Buyers don’t buy, sellers don’t sell

The following is an article that I saw on Sanzui (unfortunately, you need to register to see the original text), which was in turn reposted from sina.net, a Chinese web portal. I’m trying to stick as close to the original text as possible, so some places might read a little awkward. Also, note that 1 USD = 7.7 RMB at current exchange rates. I should also note that coincidentally, I’ve actually met Li Jing at the Shanghai tea expo.

Buyers don’t buy, sellers don’t sell: Today’s puerh in a frozen state

From Jinghong, the capital of Xishuangbanna, to the tea country of Menghai, one must pass through Nannuo Mountain.

On the west side of the highway is the wooden house of Qiuhe. The people live on the second floor, and on the ground floor there’s a huge bag of tea, totaling some 250kg. This is freshly produced spring maocha. Right now it’s May 9th, and the price for old tree Nannuo maocha is about 280 RMB/kg. At this price, just this bag of spring tea is worth 70,000 RMB. Adding in the summer and fall teas, making 100,000 RMB this year is no problem for Qiuhe.

Yet he hasn’t sold one single kilogram of tea. He said he’ll wait — he’s hoping for 300 RMB/kg.

Qiuhe has a reason to wait. This Hani ethnicity family has been living in Nannuo Mountain for generations, and have always relied on tea as a living. From what Qiuhe remembers, in the 80s the price for all teas, plantation or old tree, were the same, around 0.4 or 0.5 RMB/kg. It wasn’t until 1999 when the price rose to 3 RMB/kg. Then after 2004 came around, the price went far beyond what he imagined possible. Two years ago, it hit 40 RMB/kg, and last year at the beginning of the year it was already at 55 RMB/kg. This year it zipped past 200 RMB/kg in no time.

Yet, just across the road, the general manager of the Menghai Shagui Boma Tea Factory, Li Jing, said as soon as I met her, “this year’s no good. Renminbi (RMB) shrinks as soon as it sees tea leaves. What do you think this is?” Her factory didn’t receive an order until very recently for two or three tonnes of tea. “You see that factory down the road? They haven’t even lit their furnace (for making tea)”

Li said that the prices this spring for various famous mountains rose about seven to eight times for plantation teas, and more than 10 times for old tree teas. Take Banzhang village of Bulang mountain for example, last year it was around 100-200 RMB/kg for old tree tea. This year, before May 1st, the price shot past 1250. Hu Wang, who came from Beijing to buy maocha, said he’s even bought some for 1600 RMB/kg.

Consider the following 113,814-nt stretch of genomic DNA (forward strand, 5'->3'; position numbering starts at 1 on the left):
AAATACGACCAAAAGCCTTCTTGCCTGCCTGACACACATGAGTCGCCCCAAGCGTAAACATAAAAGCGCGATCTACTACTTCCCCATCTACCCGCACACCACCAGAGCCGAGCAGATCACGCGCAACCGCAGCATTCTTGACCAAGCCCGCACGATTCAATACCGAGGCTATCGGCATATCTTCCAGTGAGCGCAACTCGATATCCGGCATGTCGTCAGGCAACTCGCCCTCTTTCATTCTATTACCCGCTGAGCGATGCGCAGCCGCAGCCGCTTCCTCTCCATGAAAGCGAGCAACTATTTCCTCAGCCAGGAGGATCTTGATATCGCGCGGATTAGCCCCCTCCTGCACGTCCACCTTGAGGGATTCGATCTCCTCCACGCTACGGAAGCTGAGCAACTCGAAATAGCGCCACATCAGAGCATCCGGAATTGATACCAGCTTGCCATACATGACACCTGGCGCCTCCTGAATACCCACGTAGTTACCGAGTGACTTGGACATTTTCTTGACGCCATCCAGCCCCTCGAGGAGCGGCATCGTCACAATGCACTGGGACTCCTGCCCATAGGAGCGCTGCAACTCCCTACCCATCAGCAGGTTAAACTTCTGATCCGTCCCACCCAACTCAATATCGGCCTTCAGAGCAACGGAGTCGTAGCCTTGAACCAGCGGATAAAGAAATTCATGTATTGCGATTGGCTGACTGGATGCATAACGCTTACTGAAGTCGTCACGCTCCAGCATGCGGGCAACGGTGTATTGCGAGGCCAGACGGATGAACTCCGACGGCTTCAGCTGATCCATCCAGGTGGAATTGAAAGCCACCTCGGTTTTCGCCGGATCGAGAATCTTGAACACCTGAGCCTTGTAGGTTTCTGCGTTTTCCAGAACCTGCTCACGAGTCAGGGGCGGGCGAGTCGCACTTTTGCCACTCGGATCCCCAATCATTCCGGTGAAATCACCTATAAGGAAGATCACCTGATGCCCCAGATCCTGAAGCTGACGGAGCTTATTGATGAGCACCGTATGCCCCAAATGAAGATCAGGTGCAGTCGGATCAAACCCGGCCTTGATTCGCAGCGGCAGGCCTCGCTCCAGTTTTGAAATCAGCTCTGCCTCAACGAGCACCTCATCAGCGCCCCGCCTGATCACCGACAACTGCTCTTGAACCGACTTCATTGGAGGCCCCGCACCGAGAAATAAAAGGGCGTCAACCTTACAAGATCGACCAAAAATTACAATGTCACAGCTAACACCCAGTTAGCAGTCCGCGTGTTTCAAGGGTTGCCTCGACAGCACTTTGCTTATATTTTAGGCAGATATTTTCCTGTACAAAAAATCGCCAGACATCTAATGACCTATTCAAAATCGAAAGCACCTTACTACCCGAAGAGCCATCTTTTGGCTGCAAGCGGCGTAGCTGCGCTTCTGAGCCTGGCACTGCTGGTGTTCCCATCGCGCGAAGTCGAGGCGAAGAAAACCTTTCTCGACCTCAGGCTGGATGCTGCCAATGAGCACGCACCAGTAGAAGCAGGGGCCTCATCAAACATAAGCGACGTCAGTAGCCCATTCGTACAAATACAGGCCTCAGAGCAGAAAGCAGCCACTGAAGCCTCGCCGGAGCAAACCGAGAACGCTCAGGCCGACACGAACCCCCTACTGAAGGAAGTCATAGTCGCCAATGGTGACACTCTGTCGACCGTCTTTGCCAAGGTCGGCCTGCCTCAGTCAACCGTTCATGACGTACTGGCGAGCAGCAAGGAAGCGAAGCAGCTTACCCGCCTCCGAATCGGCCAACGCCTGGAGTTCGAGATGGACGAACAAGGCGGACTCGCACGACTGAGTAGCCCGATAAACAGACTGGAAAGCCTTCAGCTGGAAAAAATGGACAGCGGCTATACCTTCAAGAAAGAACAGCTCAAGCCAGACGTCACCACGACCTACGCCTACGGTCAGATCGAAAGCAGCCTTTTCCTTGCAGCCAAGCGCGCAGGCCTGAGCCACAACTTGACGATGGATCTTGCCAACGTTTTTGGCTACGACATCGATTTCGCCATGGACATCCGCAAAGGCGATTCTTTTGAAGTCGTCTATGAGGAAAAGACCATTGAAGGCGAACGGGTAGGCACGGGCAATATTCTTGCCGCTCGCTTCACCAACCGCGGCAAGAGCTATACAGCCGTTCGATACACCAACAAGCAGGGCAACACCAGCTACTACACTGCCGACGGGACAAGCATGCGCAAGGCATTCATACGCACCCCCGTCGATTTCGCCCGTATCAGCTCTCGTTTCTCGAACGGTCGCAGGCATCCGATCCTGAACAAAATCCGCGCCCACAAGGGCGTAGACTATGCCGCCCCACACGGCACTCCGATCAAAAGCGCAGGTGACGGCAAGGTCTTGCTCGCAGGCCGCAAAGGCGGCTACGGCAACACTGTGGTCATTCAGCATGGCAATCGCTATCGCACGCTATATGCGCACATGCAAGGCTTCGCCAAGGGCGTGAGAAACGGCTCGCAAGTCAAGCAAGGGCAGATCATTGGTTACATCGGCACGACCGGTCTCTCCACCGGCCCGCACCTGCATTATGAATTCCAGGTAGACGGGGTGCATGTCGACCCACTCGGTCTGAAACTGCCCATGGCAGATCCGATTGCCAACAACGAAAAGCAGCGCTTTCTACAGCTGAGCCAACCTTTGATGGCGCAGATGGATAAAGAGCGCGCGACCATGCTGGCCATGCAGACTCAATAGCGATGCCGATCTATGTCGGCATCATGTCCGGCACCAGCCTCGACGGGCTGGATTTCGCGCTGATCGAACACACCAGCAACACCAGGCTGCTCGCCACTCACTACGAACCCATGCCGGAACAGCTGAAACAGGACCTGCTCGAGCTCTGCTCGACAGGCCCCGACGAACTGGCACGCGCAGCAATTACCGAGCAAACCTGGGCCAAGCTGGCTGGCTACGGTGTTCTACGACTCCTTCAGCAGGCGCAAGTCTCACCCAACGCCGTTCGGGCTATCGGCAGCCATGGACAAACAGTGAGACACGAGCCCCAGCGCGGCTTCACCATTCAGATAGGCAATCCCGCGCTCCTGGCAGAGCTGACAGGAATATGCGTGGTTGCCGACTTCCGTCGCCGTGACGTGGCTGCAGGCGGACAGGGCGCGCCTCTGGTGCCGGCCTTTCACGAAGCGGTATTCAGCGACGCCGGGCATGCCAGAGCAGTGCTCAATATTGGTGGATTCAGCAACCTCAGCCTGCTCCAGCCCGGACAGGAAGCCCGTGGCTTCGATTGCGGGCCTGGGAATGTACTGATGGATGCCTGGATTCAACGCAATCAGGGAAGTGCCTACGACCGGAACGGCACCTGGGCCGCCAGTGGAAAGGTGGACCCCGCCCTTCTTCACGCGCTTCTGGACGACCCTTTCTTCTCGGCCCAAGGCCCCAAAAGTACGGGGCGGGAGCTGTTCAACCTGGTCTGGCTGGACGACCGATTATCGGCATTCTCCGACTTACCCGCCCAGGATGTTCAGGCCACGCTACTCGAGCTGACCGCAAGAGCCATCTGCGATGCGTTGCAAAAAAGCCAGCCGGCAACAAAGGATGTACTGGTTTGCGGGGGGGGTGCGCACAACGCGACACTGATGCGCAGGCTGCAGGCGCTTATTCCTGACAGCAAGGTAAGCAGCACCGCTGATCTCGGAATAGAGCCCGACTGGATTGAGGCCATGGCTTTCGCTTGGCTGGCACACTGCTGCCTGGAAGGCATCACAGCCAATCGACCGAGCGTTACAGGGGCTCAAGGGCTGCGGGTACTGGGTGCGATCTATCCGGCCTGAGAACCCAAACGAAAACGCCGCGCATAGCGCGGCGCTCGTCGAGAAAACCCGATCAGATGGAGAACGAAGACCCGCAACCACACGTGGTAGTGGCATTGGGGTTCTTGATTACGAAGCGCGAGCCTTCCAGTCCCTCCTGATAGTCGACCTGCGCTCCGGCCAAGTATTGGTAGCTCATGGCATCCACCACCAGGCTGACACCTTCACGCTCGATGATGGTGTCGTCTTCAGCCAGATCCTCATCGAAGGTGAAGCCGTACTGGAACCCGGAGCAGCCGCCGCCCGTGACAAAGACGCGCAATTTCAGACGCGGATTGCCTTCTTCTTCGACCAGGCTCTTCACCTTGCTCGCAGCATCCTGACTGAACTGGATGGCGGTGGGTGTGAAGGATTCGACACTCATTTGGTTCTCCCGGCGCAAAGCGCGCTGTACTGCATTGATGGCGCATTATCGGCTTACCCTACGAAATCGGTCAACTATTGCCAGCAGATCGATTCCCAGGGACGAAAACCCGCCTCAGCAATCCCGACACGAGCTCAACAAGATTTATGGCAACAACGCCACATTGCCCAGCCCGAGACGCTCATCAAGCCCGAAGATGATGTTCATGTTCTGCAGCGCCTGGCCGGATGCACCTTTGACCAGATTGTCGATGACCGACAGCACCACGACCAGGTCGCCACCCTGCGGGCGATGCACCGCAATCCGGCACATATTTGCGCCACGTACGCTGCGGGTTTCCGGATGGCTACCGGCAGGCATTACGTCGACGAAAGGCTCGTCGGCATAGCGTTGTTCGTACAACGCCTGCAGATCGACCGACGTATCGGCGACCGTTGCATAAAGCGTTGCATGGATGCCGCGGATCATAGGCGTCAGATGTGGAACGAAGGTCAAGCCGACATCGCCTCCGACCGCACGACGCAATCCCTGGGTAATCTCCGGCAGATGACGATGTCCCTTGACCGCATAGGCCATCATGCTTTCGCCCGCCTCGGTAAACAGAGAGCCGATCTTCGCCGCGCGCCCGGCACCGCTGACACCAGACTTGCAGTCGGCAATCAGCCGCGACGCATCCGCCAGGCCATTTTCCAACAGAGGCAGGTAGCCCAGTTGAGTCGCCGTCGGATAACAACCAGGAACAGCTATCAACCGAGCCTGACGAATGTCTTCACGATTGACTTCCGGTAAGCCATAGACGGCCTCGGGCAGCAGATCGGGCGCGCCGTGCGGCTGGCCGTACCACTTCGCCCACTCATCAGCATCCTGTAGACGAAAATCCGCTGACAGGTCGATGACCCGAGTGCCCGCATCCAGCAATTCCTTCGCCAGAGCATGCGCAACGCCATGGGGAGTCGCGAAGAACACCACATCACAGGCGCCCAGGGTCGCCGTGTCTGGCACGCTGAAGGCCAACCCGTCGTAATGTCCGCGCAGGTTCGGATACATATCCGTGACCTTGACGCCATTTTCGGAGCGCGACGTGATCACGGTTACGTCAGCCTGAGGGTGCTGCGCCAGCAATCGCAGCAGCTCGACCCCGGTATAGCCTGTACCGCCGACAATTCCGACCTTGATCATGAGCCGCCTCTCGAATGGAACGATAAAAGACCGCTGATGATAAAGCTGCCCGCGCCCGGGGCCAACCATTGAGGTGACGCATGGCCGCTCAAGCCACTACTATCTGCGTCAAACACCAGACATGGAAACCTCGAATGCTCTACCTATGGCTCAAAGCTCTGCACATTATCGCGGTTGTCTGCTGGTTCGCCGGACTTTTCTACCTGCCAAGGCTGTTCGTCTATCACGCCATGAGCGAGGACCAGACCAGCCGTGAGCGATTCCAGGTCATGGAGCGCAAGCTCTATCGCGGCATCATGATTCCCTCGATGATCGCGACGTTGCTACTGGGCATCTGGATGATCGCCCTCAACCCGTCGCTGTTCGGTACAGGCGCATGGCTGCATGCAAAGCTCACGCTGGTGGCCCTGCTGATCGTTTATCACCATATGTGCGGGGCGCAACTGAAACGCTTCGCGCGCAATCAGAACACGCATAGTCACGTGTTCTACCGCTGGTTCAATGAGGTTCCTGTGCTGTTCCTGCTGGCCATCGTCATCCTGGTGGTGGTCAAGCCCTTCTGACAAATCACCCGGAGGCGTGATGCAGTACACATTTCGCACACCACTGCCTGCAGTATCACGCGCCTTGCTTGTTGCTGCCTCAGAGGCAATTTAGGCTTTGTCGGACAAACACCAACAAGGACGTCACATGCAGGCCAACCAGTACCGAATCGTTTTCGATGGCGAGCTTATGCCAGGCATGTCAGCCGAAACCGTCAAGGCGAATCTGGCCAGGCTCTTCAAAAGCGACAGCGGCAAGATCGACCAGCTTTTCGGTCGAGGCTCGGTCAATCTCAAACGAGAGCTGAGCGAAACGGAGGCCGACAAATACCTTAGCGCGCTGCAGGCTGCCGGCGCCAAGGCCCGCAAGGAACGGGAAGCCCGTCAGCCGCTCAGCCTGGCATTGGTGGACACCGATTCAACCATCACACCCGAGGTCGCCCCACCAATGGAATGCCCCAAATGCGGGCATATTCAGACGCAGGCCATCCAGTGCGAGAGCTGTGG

Banzhang village is almost like a fairy tale this year. When Li came here in April to buy tea, she agreed on a price of 1100 RMB/kg on the first day she arrived. The next day, it went up to 1150. She decided to wait a little, but when she got up the next morning, it was 1200. She decided not to wait any longer, and bought 60kg. The tea cost more than the car that carried it home.

Away from Qiuhe’s home, on the other side of Nannuo mountain in the hamlet of Shuihelao, Xiao Zhixin, a graduate student in anthropology from Beijing University is also seeing the effects that the puerh tea craze has had on the people here. “A few years ago the people here just grew their own rice and corn to eat, some families didn’t even make enough food to feed themselves. Even last year, when the tea prices just started rising, there were only two motorcycles in this hamlet of 240 people. Now most have at least one, if not two motorcycles. There are even some new karaoke bars, and some girls from out of town who just loiter in front of them.”.

Pazheng village, to which Shuihelao belongs, produces mostly plantation teas. They neither have the old trees of Nannuo Mountain, nor the miracle of Bulang mountain’s Banzhang village.

Li Jing said other than families that only have old people and kids, almost every family has a car these days, mostly pickups of some sort. As long as you have an identification card for Nannuo or Banzhang, put down the ID card and sign a contract, you can take home a motorcycle or even a car right away. According to a tea merchant from Beijing, a farmer in Banzhang could make a few hundred thousand RMB easily, and during the harvest season, just one day’s picking would be a few thousand RMB.

But, as one can see from Qiuhe’s old wooden house, the wealth that has suddenly arrived is only affecting one corner of Yunnan. According to Yang Shanxi, the director of Yunnan’s Tea Bureau, on the whole Yunnan fresh (unprocessed) tea leaves prices rose about 2-3 times this year, from last year’s 3-4 RMB/kg to this year’s 10-12 RMB/kg. Even then, it is still far from Zhejiang province’s prices, as maocha for Yunnan is around 62 RMB whereas Zhejiang has reached 182. Zhang Jun of the Tea Institute of Yunnan’s Agricultural Academy thinks that as long as the market develops normally, there’s still ample room for growth in puerh tea prices.